Beta Blockers (cont.)

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For what conditions are beta blockers used?

Beta blockers are used for treating:

They also have been found to prevent further heart attacks and death after a heart attack. Other uses include the treatment of hyperthyroidism, akathisia (restlessness or inability to sit still), and anxiety. Some beta blockers reduce the production of aqueous humor in the eye and therefore are used for reducing pressure in the eye caused by glaucoma.

Are there any differences among beta blockers?

Beta blockers differ in the type of beta receptors they block and, therefore, their effects.

  • Non-selective beta blockers, for example, propranolol (Inderal), block β1 and β2 receptors and, therefore, affect the heart, blood vessels, and air passages.
  • Selective beta blockers, for example, metoprolol (Lopressor, Toprol XL) primarily block β1 receptors and, therefore, mostly affect the heart and do not affect air passages.
  • Some beta blockers, for example, pindolol (Visken) have intrinsic sympathomimetic activity (ISA), which means they mimic the effects of epinephrine and norepinephrine and can cause an increase in blood pressure and heart rate. Beta blockers with ISA have smaller effects on heart rate than agents that do not have ISA.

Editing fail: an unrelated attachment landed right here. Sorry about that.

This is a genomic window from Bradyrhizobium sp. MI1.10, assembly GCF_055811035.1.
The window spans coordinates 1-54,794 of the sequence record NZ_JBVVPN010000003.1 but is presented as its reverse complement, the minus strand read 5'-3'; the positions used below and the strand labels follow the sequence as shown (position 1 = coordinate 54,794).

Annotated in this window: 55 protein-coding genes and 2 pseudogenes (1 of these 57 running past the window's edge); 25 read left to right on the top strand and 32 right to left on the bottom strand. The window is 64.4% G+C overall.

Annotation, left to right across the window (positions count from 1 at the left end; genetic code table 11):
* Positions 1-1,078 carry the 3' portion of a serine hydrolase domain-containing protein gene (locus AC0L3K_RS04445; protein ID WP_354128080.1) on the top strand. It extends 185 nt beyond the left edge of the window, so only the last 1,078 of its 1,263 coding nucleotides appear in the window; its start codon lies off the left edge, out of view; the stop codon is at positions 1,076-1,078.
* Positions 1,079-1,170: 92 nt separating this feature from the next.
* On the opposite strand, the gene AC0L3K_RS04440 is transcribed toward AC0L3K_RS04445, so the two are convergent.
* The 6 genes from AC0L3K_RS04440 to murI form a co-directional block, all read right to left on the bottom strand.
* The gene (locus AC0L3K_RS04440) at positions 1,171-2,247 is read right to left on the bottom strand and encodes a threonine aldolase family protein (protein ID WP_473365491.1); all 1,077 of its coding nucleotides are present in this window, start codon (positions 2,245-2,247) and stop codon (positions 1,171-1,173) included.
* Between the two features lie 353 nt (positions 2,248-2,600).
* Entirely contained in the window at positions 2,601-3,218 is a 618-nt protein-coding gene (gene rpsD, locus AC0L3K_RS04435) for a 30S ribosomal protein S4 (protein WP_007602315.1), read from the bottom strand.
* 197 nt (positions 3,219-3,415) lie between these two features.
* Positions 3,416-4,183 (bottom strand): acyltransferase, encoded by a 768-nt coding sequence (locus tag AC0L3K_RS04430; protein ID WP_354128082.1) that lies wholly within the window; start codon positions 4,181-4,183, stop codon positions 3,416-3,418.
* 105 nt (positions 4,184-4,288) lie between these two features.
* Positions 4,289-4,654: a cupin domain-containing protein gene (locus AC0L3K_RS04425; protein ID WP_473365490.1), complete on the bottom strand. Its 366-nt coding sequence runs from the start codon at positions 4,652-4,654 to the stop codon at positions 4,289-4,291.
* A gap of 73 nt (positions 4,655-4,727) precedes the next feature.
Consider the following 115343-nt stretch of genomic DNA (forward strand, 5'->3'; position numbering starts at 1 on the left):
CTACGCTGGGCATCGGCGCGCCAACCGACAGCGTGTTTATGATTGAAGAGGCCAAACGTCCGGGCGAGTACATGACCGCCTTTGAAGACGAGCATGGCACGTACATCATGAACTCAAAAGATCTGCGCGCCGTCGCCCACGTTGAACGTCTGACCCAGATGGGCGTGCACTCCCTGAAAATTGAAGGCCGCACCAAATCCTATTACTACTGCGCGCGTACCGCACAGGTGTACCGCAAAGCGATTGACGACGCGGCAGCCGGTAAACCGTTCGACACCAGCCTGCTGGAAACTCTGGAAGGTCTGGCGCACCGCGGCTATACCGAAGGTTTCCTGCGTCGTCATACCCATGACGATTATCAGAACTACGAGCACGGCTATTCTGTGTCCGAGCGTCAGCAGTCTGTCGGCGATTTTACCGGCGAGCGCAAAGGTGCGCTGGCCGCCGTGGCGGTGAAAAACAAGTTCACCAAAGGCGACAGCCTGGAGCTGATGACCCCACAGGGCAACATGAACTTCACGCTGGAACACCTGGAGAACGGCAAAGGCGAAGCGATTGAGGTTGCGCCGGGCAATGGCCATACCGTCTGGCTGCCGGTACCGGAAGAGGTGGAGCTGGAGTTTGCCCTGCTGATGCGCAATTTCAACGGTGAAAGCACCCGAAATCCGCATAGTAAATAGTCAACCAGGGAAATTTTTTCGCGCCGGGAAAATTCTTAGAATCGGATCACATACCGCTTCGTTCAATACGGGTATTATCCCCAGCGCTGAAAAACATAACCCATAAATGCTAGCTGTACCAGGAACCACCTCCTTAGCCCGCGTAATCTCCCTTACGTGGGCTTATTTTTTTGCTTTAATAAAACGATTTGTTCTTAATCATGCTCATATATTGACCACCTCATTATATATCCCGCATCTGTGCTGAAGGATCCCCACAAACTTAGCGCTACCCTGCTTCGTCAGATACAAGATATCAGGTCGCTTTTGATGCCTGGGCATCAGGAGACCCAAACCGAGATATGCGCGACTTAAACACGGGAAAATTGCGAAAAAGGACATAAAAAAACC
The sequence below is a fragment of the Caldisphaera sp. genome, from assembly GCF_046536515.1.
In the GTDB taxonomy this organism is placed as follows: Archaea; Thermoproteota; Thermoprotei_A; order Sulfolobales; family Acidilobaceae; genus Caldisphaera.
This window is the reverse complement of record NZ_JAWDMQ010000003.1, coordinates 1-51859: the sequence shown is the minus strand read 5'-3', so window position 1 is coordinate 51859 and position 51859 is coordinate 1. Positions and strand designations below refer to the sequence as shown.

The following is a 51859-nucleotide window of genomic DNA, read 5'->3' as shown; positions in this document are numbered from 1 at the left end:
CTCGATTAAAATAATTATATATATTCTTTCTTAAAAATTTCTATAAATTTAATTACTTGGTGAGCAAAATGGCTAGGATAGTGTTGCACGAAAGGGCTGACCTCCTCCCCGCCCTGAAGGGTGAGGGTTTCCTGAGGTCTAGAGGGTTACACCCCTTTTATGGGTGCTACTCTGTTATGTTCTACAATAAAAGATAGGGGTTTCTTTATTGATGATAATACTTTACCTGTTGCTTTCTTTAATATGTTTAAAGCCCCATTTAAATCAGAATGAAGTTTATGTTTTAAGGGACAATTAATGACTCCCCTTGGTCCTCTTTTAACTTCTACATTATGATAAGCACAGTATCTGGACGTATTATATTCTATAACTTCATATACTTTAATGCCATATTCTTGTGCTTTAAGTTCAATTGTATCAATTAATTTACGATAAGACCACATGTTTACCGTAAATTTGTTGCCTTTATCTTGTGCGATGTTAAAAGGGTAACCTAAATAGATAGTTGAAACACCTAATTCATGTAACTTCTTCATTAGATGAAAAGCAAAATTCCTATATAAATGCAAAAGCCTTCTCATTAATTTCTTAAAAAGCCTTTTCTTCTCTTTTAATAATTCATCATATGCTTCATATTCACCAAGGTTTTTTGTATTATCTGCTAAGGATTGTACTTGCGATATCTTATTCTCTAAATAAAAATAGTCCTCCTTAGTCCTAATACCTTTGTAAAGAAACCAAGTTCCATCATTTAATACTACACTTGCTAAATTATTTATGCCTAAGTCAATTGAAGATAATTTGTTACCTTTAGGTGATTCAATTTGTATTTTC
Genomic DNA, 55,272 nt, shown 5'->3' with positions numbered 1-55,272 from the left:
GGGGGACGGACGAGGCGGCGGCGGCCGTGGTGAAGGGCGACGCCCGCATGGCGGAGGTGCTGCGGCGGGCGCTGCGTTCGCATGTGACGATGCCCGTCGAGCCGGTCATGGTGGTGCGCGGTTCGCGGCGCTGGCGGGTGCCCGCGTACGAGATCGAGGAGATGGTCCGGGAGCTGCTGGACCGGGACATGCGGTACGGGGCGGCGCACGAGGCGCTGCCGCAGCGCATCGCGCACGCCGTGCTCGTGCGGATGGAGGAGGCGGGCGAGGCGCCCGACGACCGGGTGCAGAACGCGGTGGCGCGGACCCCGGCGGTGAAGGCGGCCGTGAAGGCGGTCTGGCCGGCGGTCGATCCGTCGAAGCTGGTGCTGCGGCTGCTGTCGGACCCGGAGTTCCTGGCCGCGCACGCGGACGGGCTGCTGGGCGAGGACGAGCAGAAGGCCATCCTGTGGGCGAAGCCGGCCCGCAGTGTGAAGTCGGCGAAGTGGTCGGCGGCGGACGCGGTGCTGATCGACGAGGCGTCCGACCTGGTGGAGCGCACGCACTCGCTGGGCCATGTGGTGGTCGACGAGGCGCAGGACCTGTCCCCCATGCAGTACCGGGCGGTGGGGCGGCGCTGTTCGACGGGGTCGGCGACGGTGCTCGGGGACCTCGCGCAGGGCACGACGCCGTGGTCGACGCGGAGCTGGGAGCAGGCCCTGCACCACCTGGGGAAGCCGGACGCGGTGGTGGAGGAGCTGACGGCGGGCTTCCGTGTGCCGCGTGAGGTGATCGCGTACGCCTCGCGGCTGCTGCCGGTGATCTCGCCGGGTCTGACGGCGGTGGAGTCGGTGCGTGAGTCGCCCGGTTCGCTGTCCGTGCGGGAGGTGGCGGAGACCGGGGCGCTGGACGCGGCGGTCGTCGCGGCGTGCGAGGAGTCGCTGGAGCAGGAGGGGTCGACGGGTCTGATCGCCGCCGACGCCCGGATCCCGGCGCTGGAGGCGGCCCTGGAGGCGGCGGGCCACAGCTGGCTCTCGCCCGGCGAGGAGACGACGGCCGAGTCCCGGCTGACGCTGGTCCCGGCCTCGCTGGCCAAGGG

• Labetalol (Normodyne, Trandate) and carvedilol (Coreg) block beta and alpha-1 receptors. Blocking alpha receptors adds to the blood vessel dilating effect of labetalol and carvedilol.

With which drugs do beta blockers interact?

  • Combining propranolol (Inderal) or pindolol (Visken) with thioridazine (Mellaril) or chlorpromazine (Thorazine) may result in low blood pressure (hypotension) and abnormal heart rhythms because the drugs interfere with each others' elimination and result in increased levels of the drugs.
  • Dangerous elevations in blood pressure may occur when clonidine (Catapres) is combined with a beta blocker, or when clonidine or beta blocker is discontinued after their concurrent use. Blood pressure should be closely monitored after initiation or discontinuation of clonidine or a beta blocker when they have been used together.
  • Phenobarbital and similar agents may increase the breakdown and reduce blood levels of propanolol (Inderal) or metoprolol (Lopressor, Toprol XL). This may reduce effectiveness of the beta blocker.
  • Aspirin and other nonsteroidal antiinflammatory drugs (NSAIDs) (for example, ibuprofen) may counteract the blood pressure reducing effects of beta blockers by reducing the effects of prostaglandins. Prostaglandins play a role in control of blood pressure.

Reference: FDA Prescribing Information


Last Editorial Review: 10/21/2013



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